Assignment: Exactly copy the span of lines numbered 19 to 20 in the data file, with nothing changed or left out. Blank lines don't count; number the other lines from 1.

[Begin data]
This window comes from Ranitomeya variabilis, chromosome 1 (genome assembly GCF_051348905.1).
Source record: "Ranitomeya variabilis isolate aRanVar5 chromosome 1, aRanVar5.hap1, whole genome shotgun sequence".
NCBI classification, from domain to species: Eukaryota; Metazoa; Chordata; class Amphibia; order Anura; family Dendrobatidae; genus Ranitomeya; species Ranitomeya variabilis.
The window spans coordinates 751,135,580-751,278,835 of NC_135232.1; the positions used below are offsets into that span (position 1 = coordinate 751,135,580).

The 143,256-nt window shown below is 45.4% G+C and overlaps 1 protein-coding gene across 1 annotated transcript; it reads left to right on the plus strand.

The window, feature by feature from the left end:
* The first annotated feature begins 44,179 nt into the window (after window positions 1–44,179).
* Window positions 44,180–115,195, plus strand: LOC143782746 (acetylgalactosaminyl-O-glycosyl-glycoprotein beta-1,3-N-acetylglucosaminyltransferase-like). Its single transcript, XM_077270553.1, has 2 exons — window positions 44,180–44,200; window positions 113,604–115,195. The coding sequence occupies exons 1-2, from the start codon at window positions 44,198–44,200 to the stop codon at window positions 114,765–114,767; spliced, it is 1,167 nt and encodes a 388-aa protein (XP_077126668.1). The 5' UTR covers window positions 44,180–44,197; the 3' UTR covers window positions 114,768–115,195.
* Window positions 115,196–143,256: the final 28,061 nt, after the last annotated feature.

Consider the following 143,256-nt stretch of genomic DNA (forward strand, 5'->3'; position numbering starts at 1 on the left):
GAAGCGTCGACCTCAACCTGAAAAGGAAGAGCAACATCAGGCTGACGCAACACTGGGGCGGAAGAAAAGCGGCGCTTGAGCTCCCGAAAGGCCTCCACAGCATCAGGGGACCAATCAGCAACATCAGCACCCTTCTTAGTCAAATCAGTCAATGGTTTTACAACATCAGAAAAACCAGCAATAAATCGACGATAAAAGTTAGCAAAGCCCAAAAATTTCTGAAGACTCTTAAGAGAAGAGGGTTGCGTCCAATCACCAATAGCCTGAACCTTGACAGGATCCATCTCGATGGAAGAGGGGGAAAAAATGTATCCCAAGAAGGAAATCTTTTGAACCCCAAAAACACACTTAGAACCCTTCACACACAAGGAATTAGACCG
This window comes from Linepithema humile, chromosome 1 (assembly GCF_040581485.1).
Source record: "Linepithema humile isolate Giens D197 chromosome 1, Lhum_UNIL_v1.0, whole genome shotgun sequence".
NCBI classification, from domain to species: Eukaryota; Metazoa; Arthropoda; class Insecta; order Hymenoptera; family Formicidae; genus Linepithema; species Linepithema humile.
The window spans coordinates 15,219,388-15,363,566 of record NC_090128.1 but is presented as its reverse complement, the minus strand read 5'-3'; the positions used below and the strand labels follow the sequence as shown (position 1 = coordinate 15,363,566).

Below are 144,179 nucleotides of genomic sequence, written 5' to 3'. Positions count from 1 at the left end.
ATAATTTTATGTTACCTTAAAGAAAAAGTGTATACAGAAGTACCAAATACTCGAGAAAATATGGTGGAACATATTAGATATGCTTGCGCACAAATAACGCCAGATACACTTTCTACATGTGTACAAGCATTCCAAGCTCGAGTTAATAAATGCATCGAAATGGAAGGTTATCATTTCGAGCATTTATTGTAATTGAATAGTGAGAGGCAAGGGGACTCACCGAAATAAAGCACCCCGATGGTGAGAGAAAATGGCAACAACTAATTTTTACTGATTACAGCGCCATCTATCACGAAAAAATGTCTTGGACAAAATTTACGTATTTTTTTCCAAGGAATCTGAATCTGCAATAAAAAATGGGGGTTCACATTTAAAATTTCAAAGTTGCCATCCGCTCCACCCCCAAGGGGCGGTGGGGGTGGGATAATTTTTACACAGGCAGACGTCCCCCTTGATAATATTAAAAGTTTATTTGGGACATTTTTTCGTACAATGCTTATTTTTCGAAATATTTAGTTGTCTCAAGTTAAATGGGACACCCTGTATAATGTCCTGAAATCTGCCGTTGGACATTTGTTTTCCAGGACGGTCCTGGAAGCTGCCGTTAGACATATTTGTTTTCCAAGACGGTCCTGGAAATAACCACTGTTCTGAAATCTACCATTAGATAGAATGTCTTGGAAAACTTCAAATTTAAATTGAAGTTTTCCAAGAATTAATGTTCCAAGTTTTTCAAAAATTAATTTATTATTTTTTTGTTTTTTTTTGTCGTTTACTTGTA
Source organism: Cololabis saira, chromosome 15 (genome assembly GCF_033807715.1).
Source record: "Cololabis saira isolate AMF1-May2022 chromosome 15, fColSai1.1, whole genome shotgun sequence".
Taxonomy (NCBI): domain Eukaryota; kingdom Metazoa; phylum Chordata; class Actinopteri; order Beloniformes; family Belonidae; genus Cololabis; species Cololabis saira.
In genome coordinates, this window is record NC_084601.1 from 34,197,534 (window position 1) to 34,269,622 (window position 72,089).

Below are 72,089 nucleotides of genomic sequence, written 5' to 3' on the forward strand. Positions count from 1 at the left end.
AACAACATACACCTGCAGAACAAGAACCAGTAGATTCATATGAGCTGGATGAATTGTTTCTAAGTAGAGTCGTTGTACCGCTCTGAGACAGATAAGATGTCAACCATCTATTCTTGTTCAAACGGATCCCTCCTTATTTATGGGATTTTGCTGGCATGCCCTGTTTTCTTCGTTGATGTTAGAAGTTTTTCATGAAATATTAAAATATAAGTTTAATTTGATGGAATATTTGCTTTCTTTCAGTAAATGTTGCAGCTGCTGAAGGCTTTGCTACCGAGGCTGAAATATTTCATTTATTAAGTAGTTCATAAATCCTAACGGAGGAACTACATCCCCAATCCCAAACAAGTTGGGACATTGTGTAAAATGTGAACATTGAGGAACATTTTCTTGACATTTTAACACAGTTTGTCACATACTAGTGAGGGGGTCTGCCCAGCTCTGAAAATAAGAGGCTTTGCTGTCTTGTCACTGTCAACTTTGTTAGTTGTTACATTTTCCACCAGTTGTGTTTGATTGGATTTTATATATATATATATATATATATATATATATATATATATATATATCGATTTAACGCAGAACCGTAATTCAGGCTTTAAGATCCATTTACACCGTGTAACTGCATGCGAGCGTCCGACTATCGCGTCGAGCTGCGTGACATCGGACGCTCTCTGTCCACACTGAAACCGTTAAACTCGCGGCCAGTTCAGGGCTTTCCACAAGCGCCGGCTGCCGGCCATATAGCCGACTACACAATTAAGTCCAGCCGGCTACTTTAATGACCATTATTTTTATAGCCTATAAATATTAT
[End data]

Source record: "Cololabis saira isolate AMF1-May2022 chromosome 15, fColSai1.1, whole genome shotgun sequence".
Taxonomy (NCBI): domain Eukaryota; kingdom Metazoa; phylum Chordata; class Actinopteri; order Beloniformes; family Belonidae; genus Cololabis; species Cololabis saira.